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Ponte Vecchio
If you are visiting Florence, of course you will enjoy a view of the River Arno, so go straight on to Ponte Vecchio on the River.
The Arno River runs approximately 240 kilometers long through various provinces of Tuscany, being the largest river in the region. In the past, the city of Florence was regularly flooded by the water from this river even as recent as the famous flood of 1966. Since then new dams have been built which have greatly alleviated the risk of floods.
The original old bridge “Ponte Vecchio”, which connects the right and left river banks of Florence, dates back to the Roman era and was originally done in wood built on stone piers. The medieval bridge we see today was however, done after a great flood in 1333 which destroyed the original. Rebuilt over a span of over 200 years, much of it is accredited to the Florentine architect Taddeo Gaddi.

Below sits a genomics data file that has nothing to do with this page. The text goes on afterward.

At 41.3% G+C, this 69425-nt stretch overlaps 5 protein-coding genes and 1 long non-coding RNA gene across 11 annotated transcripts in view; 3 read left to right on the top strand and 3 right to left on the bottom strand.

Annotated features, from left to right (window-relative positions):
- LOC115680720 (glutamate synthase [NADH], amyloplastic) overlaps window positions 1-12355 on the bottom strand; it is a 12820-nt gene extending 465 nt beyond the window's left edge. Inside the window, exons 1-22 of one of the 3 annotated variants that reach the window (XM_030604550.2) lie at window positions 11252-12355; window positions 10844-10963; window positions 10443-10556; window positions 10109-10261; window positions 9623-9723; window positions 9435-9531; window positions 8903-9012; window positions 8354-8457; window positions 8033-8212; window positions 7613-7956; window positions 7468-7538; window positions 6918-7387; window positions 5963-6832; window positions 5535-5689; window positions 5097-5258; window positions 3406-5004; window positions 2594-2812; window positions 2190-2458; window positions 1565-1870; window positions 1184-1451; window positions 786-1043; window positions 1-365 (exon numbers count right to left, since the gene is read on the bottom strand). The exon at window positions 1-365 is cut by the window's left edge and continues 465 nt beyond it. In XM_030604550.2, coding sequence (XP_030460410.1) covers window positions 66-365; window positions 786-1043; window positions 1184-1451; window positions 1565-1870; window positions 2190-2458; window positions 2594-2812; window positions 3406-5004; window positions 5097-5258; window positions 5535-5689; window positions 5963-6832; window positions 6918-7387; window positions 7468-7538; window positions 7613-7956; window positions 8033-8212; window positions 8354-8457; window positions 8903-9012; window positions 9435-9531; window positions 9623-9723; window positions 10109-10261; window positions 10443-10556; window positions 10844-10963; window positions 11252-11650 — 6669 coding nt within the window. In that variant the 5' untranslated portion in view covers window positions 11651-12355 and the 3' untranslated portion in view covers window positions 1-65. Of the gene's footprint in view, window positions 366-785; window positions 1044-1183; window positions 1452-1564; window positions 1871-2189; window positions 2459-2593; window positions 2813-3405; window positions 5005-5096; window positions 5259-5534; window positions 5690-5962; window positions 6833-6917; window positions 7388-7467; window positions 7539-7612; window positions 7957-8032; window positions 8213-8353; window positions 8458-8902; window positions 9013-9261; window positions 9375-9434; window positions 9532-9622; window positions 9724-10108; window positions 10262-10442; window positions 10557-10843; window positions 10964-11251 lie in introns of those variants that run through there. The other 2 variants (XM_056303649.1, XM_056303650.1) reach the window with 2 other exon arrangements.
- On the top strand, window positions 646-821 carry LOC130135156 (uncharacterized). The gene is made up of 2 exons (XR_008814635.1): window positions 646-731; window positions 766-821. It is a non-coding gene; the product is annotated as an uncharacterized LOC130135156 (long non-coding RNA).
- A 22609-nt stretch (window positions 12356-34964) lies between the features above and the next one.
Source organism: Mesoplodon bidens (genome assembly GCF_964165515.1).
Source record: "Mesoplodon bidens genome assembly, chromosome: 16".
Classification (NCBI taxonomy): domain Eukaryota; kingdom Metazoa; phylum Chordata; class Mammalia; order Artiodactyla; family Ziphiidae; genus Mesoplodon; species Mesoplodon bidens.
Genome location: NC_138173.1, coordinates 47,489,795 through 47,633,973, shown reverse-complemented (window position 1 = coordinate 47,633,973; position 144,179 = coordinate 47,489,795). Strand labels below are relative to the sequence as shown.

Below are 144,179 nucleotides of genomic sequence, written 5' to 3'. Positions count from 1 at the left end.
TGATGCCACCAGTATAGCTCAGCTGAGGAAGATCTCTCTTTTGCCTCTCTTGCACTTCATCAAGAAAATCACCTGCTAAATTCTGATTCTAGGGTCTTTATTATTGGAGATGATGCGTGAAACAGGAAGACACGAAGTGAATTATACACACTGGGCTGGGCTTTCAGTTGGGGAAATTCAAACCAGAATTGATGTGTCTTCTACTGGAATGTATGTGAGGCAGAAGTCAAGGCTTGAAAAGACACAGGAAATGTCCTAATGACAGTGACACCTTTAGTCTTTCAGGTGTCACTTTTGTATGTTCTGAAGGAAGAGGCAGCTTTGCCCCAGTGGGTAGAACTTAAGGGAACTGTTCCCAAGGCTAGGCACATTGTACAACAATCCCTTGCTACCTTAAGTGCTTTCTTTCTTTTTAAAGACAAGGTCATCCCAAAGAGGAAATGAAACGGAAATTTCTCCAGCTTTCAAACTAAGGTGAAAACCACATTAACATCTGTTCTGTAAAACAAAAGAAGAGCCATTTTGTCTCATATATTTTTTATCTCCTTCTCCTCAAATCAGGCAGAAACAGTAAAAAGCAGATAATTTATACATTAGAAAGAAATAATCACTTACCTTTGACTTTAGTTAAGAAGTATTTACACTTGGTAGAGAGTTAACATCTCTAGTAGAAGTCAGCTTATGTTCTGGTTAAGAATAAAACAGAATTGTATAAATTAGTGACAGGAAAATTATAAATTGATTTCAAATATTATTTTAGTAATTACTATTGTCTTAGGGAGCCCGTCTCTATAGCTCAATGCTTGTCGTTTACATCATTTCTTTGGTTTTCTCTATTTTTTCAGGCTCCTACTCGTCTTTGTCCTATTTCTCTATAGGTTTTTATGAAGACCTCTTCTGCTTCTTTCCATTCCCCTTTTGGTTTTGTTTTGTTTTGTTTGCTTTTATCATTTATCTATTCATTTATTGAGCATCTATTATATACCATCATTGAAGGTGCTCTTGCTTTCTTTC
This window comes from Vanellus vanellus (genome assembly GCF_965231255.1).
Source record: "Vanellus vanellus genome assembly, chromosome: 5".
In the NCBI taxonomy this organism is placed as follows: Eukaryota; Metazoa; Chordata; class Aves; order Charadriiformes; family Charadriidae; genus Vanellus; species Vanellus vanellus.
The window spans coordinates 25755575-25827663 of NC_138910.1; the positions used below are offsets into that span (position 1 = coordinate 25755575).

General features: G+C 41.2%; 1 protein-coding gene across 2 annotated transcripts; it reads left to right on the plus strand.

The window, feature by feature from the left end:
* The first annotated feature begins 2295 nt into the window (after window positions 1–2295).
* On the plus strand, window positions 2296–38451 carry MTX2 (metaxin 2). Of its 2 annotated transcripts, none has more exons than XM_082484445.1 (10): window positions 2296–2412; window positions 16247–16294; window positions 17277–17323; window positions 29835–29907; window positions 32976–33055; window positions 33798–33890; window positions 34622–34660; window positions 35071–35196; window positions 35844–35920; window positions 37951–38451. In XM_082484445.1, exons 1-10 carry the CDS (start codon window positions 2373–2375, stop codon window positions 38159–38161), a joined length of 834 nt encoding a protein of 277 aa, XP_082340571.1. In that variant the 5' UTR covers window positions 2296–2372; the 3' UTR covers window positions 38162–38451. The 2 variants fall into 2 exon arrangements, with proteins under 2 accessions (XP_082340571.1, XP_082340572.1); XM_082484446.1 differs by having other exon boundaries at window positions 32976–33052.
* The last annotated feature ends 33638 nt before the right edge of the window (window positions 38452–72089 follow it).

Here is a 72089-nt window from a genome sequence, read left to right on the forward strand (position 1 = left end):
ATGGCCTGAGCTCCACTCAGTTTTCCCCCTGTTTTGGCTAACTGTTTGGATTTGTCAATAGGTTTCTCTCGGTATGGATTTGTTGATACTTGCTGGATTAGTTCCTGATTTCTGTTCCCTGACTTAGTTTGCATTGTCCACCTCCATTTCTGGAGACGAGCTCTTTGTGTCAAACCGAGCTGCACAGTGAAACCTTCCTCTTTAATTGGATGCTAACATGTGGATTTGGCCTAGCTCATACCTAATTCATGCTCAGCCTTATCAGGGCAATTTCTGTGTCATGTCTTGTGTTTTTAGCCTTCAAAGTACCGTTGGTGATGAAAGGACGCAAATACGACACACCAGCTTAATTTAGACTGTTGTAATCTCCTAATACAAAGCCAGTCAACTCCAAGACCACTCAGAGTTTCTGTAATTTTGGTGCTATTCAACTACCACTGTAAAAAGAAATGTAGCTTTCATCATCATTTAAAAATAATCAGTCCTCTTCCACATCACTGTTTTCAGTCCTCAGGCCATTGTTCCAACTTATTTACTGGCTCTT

Ponte Vecchio consists of three segmental arches with the main arch having spanning at 30 meters and the two side arches spanning at 27 meters each.
Today the bridge is characterized also by the many shops, primarily jewellery shops, that line it. This is not new though for it has been since medieval times that blacksmiths, butchers, and tanners set up shop here, catering mostly to the many soldiers who crossed it.
Commerce on the bridge took a change when the Medici family moved into the area in the latter half of the 1300’s not long after the devastating black plague of 1348, which radically decreased the population. For the next century, things began to change drastically due to the wealth and influence of the Medici’s and by the late 1500’s, the butcher shops, which led to an acceptable polluting of the river, where forced out and instead replaced by new shops consisting of primarily goldsmiths and artists. The shops and prestige of Ponte Vecchio increased continuously and around the same time, in 1565, Cosimo I de Medici had the monumental “ Vasari Corridor” built by the great Florentine architect Giorgio Vasari. The corridor runs one kilometre in length above the Arno River and connects Palazzo Pitti to Palazzo Vecchio. The private and exclusive corridor, which contains an exquisite collection of art, allowed members of the Medici family to move freely between their private residence in Pitti Palace to Palazzo Vecchio.
 
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